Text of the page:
And their fans, who call themselves the Army, are over the Moon. We headed for the queues to find out what makes the perfect K-pop fan.
1. The chants Image caption K-pop is like going down a rabbit-hole into Korean culture, says Najma Akther, pictured right Don't know the chants? Then, jog on. Before the boys put a boxfresh trainer-clad foot on to the stage, the Army will be in full swing with their chants.
Queue buddies Bianca, 16, from Poland, and Ella, 17, from Ipswich, shyly give us a demonstration, and it's oddly mesmerising.
It's a synchronised list of the boys' names, surnames included.
Fans talk about how regularly listening t..
The Dalai Lama: Intimate portrait of a spiritual leader Image copyright Raghu Rai Image caption The Dalai Lama watching the TV series, Mahabharata A new book by acclaimed Indian photographer Raghu Rai offers an unprecedented glimpse into the life of one of the world's leading religious figures.
A God In Exile is the result of a photographer's decades-long insight into his muse. Rai took his first picture of the iconic Tibetan spiritual leader in 1975.
He recalled being stopped by the Dalai Lama's security. "I somehow managed to make eye contact with His Holiness and asked him if I could take some photos of him. He smiled and said yes," Rai told the BBC.
Profile: The Dalai LamaOver the years, he has photographed the Dalai Lama many times and has cultivated a "deep friendship".
In March 1959, as Chinese troops crushed an attempted uprising in Tibet, the 14th Dalai Lama, who was born Tenzin Gyatso, fled into India. He was then a young man in his mid-20s.
Image copyright Ra..
Australia defies climate warning to back coal Image copyright Getty Images Image caption Coal provides about 60% of Australia's electricity The Australian government has backed coal-fired power, despite the recommendations of a major report on climate change.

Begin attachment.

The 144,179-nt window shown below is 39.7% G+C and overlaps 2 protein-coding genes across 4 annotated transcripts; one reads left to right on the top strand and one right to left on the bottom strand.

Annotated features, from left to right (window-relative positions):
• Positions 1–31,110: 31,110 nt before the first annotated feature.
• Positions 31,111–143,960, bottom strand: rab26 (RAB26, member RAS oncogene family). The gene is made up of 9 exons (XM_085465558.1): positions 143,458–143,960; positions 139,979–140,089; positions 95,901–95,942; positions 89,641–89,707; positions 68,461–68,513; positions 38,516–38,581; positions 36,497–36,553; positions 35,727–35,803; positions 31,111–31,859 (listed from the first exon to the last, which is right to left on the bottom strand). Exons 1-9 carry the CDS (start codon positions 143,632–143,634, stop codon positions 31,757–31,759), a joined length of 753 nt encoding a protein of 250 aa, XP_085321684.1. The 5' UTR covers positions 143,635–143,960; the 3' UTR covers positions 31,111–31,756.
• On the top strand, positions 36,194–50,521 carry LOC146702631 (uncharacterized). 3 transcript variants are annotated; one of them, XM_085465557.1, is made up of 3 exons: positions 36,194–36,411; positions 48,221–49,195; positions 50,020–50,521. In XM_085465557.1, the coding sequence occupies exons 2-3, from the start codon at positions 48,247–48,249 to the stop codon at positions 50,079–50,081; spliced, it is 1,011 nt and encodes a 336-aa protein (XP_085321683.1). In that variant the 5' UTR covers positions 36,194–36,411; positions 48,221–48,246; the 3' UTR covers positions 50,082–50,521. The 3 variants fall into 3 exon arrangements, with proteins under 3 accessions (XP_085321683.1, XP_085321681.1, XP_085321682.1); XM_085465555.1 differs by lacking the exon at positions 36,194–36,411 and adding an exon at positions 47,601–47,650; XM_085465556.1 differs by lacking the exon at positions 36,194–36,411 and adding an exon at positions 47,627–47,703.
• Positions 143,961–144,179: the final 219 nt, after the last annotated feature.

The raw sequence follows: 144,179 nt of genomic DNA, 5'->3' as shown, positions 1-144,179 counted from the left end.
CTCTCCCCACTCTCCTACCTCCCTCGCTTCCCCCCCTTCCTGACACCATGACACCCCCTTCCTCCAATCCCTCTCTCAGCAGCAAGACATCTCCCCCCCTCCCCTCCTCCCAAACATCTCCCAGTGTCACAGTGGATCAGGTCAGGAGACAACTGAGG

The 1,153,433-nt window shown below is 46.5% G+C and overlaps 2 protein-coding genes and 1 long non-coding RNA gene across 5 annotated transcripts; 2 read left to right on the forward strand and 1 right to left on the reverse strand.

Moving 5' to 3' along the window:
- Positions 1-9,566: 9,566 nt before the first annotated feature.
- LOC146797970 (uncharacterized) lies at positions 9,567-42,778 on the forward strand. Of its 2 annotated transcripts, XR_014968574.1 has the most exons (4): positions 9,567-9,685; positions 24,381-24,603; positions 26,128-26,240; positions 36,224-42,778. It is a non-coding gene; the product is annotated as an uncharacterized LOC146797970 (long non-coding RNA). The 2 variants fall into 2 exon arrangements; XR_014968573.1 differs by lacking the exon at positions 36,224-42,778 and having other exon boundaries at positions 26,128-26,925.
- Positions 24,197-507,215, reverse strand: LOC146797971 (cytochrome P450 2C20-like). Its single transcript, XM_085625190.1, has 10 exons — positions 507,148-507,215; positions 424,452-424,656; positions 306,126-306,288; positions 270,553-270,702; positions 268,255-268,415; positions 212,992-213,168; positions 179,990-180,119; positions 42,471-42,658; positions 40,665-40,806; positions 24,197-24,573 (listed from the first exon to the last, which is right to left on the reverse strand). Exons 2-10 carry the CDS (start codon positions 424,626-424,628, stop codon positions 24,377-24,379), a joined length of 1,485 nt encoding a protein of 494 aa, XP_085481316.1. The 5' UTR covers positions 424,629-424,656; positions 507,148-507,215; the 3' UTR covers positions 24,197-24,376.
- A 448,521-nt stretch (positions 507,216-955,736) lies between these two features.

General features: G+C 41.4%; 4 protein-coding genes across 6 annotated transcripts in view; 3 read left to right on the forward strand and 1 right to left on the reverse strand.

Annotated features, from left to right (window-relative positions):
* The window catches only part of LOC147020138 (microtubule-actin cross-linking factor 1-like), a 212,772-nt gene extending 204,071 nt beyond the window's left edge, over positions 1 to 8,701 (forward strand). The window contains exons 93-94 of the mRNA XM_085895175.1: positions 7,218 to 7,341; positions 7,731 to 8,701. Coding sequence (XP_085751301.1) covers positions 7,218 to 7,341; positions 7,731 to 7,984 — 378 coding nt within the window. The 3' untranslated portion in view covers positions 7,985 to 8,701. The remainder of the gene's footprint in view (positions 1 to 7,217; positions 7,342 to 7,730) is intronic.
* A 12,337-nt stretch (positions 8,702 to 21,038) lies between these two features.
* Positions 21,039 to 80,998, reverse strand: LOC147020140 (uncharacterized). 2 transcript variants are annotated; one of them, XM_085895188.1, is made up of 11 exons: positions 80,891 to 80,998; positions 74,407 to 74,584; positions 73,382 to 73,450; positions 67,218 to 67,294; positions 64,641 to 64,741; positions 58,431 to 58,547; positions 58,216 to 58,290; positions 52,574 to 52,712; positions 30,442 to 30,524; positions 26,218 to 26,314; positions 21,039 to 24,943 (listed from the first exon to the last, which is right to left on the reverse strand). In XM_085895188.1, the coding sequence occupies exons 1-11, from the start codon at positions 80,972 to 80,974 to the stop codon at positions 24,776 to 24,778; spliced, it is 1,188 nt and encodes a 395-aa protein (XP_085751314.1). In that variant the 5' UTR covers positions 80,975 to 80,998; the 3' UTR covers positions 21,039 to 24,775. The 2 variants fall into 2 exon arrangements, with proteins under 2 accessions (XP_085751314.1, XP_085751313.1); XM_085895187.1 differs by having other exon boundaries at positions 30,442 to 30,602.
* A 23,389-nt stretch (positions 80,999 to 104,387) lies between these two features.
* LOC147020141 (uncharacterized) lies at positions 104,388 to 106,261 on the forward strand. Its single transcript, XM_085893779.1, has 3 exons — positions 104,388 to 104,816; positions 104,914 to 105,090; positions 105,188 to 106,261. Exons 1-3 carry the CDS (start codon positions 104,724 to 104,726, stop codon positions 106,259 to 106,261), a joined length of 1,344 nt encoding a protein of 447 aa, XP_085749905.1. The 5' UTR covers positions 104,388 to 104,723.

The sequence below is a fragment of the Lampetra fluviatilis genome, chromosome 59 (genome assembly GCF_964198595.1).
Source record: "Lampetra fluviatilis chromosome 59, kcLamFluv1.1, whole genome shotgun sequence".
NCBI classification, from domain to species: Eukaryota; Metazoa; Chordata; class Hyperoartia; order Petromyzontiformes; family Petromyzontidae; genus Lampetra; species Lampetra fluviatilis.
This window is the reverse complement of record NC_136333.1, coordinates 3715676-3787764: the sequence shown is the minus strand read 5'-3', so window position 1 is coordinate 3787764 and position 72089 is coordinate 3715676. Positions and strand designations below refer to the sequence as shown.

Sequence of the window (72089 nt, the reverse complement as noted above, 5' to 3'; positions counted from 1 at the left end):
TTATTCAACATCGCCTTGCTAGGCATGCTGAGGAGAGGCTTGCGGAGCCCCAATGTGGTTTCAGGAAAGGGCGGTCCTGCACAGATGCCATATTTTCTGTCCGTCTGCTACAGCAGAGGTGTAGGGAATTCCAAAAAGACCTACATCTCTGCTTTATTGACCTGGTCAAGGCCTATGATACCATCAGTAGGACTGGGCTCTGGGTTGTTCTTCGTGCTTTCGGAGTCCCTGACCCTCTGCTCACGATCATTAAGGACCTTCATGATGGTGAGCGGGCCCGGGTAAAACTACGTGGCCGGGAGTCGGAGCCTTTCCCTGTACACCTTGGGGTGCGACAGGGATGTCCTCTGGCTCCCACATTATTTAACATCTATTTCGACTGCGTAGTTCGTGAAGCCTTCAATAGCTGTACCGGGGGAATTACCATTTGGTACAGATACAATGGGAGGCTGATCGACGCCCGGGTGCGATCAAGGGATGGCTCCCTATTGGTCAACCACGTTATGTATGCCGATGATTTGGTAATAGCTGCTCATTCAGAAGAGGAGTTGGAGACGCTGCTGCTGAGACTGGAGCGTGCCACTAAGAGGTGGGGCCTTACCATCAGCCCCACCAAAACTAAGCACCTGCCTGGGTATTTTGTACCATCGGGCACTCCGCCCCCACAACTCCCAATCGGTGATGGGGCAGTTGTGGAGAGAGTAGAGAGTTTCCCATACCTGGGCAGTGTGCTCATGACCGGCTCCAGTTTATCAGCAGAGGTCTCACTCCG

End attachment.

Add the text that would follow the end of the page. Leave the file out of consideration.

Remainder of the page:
Phasing out coal is considered crucial to limiting global warming to within 1.5C, as set out in the UN report released yesterday.
Australia's deputy prime minister has said the country should "absolutely" continue to use and exploit its coal.
But China remains the world's biggest coal consumer.
In addition, China has restarted work at hundreds of coal-fired power stations, according to an analysis of satellite imagery.
The Guardian reports that Michael McCormack, Australia's Deputy PM, said his government would not change policy "just because somebody might suggest that some sort of report is the way we need to follow and everything that we should do".
He added that coal provided 60% of Australia's electr..
Afghanistan candidate, 32, among eight killed in Helmand attack Image caption Thirty-two-year old Salem Mohammad Achakzai was campaigning on a platform for "positive change" A young Afghan parliamentary candidate was among eight people killed in a suicide attack in the southern province of Helmand, officials say.
The bomber blew himself up inside Salem Mohammad Achakzai's office in Lashkar Gah city. Eleven others were injured.
It was the second suicide blast targeting a parliamentary candidate during the campaign for the 20 October election.
Both the Taliban and the Islamic State group have urged a boycott of the vote.
No group has, however, said it carried out the latest bombing, which President Ashraf Ghani has blamed on "terrorists", news agency AFP reports.
Helmand has long been a stronghold for the Taliban, who were removed from power in a US-led invasion in 2001.
Why Afghanistan is more dangerous than ever Afghan election rally hit by suicide bomber Who are the Taliban? O..
Indian airport police told to cut down on smiling Image copyright AFP Image caption Indian authorities fear excessive friendliness could lead to attacks amid "lax security". Airport police in India are being instructed to smile less.
This is over concerns cheerfulness could lead to a perception of lax security and a threat of terror attacks.
The country's Central Industrial Security Force, which is in charge of aviation safety, wants its staff to be "more vigilant than friendly".
They will move from a "broad smile system" to a "sufficient smile system", the Indian Express says.
Officials are said to believe that excessive friendliness puts airports at risk of terrorist attacks.